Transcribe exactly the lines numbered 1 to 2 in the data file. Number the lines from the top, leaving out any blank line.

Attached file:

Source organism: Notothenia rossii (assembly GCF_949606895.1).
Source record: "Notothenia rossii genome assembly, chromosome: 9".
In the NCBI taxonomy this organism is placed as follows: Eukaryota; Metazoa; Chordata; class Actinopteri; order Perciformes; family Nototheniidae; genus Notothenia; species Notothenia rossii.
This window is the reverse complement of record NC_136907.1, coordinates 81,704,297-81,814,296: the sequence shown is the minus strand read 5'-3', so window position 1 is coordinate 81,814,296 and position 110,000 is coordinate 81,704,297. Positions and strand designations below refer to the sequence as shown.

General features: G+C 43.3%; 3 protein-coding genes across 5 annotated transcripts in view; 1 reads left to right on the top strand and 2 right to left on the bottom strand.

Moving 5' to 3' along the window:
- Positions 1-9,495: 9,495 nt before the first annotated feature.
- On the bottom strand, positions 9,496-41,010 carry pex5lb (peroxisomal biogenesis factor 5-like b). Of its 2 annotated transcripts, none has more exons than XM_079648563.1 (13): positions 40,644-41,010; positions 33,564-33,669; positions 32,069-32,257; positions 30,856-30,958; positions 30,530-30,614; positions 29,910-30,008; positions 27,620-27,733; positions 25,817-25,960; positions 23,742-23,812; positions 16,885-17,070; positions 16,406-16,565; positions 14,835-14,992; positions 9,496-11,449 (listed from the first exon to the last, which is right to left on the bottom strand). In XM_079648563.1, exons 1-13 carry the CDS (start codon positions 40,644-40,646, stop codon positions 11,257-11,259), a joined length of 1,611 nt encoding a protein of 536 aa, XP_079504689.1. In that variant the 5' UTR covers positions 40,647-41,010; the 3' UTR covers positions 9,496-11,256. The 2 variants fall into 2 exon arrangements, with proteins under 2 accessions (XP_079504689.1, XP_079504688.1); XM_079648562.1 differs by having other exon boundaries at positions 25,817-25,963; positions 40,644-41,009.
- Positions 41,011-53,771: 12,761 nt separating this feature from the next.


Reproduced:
Source organism: Notothenia rossii (assembly GCF_949606895.1).
Source record: "Notothenia rossii genome assembly, chromosome: 9".